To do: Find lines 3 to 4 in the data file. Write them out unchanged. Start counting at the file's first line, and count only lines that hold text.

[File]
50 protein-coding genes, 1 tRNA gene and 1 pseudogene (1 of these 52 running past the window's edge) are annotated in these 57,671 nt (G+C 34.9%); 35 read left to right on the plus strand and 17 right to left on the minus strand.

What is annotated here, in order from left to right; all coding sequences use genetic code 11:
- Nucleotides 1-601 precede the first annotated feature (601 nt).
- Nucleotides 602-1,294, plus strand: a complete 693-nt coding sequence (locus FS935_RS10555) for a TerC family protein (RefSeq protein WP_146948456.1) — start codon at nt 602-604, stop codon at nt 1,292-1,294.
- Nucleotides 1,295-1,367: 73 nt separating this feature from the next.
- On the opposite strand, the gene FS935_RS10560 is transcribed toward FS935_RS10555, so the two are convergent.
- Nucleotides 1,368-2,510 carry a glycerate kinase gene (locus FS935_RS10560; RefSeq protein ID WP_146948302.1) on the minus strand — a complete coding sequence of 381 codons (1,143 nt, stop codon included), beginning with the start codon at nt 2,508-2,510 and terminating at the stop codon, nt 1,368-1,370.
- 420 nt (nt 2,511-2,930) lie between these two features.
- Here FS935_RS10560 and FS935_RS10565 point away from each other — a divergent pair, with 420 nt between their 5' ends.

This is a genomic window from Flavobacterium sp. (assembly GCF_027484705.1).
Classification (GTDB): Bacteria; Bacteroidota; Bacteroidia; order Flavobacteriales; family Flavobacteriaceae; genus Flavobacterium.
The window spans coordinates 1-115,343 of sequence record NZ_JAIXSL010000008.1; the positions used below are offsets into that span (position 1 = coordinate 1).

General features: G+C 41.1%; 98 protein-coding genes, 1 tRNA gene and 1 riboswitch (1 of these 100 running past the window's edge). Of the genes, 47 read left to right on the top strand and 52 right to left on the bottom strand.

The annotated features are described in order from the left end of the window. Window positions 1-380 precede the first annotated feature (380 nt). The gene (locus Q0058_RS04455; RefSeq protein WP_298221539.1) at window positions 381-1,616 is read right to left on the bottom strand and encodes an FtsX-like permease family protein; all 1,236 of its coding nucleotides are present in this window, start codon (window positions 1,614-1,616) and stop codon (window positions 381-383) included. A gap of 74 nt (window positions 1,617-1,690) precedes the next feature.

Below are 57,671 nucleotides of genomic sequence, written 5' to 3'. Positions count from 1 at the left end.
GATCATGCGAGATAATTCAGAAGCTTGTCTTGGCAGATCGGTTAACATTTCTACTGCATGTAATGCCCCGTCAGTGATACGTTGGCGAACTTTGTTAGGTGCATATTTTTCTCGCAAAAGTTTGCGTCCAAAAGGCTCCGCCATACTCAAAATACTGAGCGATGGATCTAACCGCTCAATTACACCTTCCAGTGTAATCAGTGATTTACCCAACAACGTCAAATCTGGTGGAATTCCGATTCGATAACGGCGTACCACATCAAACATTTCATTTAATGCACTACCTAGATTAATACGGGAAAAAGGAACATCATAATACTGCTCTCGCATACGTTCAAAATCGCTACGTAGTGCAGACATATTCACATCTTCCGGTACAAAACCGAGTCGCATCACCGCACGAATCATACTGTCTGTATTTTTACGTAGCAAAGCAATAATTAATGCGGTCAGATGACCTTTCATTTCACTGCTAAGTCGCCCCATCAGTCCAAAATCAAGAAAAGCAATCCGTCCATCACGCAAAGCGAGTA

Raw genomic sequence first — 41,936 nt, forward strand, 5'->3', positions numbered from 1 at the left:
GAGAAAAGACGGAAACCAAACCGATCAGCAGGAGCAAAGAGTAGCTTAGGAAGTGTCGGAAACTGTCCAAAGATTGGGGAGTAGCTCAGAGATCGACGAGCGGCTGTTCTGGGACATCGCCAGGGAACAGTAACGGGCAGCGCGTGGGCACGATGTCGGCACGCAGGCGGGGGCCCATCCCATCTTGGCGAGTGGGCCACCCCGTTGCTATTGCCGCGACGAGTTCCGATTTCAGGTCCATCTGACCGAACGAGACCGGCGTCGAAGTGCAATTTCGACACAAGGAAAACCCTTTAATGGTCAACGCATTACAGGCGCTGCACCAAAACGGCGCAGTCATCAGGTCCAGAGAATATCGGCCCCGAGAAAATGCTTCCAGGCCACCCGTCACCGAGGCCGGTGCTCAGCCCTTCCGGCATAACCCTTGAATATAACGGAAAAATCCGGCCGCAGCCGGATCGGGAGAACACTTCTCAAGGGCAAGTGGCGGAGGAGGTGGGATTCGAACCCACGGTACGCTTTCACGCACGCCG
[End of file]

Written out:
- Nucleotides 1-601 precede the first annotated feature (601 nt).
- Nucleotides 602-1,294, plus strand: a complete 693-nt coding sequence (locus FS935_RS10555) for a TerC family protein (RefSeq protein WP_146948456.1) — start codon at nt 602-604, stop codon at nt 1,292-1,294.